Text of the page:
I had really high hopes for this book. I truly enjoy the nitty, gritty stories of medicine and hoped this would really be an insider's look at neurosurgery. Alas, it was not. It was interesting and gave some great historical information about the development and advances of neurosurgery. The cases she presented were really interesting, but there weren't really many of them and she didn't really give much in the way of description as far as surgery goes. The explaination of the different diseases ...more
Barbara Williams
When I was younger, I lived and breathed the quirky show Scrubs. It introduced me The Shins and other indie bands that would become a staple in my everyday listening. But more importantly it felt young, something as an 13 year old I could relate to more than other shows like Seinfeld, which seemed like something my *gulp* parents would watch. Though I was not a dedicated viewer throughout its 9 year run, I would always return back at some point, and I did gather with some friends to watch the se ...more
Maria (Ri)

While a readable and informative inside look at neurosurgery, the tone of the this memoir kept me at bay and from fully enjoying it. Neurosurgery as a discipline attracts the arrogant and overly confident. Dr. Firlik appears to be no exception, though from her own descriptions of colleagues, she is perhaps more relatable to mere non-neurosurgery mortals than some other docs. Having said all that, though I read this for pleasure, I did find it helpful to me in my own medical practice. It provide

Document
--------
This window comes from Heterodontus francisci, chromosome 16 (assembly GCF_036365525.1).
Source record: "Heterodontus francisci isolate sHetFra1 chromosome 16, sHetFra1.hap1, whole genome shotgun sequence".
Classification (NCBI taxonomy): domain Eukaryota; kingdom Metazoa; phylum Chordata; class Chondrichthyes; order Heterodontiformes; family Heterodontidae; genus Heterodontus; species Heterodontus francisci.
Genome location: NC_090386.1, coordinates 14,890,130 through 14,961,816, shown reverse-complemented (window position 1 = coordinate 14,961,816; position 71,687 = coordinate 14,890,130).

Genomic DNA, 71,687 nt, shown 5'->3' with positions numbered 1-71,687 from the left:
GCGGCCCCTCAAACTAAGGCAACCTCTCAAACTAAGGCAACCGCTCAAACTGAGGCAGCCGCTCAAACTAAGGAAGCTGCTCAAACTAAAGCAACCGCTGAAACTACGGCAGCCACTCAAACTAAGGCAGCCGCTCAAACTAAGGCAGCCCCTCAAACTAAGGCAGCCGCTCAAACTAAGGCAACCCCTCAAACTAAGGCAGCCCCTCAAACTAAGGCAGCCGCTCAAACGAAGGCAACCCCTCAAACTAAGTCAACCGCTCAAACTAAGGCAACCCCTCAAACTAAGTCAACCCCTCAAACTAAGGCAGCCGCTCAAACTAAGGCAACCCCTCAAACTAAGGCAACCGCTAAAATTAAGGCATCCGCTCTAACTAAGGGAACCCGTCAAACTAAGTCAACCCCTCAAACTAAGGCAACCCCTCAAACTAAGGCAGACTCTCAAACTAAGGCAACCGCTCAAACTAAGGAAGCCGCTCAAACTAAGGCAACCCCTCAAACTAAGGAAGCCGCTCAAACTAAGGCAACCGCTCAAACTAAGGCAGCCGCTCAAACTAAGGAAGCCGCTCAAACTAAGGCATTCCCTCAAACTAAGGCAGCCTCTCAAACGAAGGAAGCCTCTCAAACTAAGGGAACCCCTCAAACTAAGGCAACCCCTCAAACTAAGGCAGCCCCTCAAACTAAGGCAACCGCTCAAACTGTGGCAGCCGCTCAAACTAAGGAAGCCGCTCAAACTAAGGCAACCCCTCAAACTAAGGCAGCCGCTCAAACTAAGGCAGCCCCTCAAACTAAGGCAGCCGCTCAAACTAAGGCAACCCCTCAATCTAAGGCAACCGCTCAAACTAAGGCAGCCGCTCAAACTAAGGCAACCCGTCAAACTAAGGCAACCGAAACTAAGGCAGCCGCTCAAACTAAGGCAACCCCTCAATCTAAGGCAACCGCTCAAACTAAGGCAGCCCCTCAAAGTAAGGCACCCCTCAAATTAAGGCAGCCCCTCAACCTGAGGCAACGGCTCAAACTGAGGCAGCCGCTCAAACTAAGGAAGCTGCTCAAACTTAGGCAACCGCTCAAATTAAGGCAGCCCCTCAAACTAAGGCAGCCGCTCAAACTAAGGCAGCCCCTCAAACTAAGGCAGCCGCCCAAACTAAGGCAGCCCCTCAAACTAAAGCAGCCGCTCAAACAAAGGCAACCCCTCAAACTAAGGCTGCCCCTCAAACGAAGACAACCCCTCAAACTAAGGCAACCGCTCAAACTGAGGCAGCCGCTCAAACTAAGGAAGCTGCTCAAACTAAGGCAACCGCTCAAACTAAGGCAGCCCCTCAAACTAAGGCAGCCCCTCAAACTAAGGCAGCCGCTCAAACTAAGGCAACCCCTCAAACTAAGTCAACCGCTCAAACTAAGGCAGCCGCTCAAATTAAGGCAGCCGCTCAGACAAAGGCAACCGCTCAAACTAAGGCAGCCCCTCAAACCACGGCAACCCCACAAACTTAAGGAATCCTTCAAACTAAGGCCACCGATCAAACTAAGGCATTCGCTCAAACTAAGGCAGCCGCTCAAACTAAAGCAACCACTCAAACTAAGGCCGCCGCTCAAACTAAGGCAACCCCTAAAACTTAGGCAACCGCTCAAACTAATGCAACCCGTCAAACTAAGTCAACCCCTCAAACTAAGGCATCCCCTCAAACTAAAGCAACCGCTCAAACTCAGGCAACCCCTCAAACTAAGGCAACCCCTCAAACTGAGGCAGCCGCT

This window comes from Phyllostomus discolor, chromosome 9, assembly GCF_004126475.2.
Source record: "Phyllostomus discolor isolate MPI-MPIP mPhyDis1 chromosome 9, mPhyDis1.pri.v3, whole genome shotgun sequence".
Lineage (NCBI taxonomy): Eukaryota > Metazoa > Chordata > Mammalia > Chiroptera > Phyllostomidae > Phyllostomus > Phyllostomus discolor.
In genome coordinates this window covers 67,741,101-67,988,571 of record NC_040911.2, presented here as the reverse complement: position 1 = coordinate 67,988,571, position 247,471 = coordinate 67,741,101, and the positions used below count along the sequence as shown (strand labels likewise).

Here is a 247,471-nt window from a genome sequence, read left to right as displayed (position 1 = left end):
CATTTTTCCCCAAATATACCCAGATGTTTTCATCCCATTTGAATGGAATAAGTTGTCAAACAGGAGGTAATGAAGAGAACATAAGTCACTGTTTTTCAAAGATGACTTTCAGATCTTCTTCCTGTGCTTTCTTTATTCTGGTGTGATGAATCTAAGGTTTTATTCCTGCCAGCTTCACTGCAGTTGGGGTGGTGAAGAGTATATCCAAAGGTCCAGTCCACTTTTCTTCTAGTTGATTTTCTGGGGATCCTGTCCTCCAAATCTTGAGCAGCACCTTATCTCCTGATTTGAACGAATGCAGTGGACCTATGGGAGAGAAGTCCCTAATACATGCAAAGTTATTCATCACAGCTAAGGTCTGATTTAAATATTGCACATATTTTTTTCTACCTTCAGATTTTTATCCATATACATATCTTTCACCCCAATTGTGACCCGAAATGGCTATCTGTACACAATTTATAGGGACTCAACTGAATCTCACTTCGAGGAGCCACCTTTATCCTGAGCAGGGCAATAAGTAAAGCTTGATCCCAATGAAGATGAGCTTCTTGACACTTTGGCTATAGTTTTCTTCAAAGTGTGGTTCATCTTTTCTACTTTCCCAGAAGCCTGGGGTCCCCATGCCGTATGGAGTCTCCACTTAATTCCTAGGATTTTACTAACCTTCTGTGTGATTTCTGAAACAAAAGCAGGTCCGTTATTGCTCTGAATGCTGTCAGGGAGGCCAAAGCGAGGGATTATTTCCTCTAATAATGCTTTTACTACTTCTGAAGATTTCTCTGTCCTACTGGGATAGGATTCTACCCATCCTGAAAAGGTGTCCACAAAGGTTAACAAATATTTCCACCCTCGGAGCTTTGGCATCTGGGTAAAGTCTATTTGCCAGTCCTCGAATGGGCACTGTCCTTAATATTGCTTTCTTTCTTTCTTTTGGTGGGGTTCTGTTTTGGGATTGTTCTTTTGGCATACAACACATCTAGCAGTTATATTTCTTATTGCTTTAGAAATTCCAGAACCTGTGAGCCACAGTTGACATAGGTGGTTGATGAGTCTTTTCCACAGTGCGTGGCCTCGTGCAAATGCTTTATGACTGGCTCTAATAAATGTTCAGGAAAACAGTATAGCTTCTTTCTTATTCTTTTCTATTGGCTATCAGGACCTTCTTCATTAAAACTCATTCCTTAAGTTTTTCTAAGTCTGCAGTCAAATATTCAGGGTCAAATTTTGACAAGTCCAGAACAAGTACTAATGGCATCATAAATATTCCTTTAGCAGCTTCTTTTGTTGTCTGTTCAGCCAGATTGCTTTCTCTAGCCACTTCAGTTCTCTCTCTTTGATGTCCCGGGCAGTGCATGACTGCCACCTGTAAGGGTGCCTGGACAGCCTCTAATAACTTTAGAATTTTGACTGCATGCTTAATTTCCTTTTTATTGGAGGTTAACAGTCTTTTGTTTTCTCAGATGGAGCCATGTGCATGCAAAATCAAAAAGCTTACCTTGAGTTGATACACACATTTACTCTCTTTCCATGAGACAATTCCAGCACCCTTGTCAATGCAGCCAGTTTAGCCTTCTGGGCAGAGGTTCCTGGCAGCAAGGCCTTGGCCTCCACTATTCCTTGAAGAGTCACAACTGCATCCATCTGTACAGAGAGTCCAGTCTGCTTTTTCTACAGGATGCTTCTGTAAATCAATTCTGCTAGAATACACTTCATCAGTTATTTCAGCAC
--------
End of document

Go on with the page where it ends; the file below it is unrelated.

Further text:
Nov 25, 2008 Michelle rated it it was ok
This book has some good content but I find myself slightly but repeatedly annoyed at the writing style. I wish the author would step back a little bit and make the book more about neurosurgery and less about herself. There's a little too much I, me, and my in there. You can pull that off if you're really charming or an established public figure... but she's not. Or maybe I'm just a jerk.

Example: In an early chapter she talks about her husband and tells us about a dance he did when she got an A i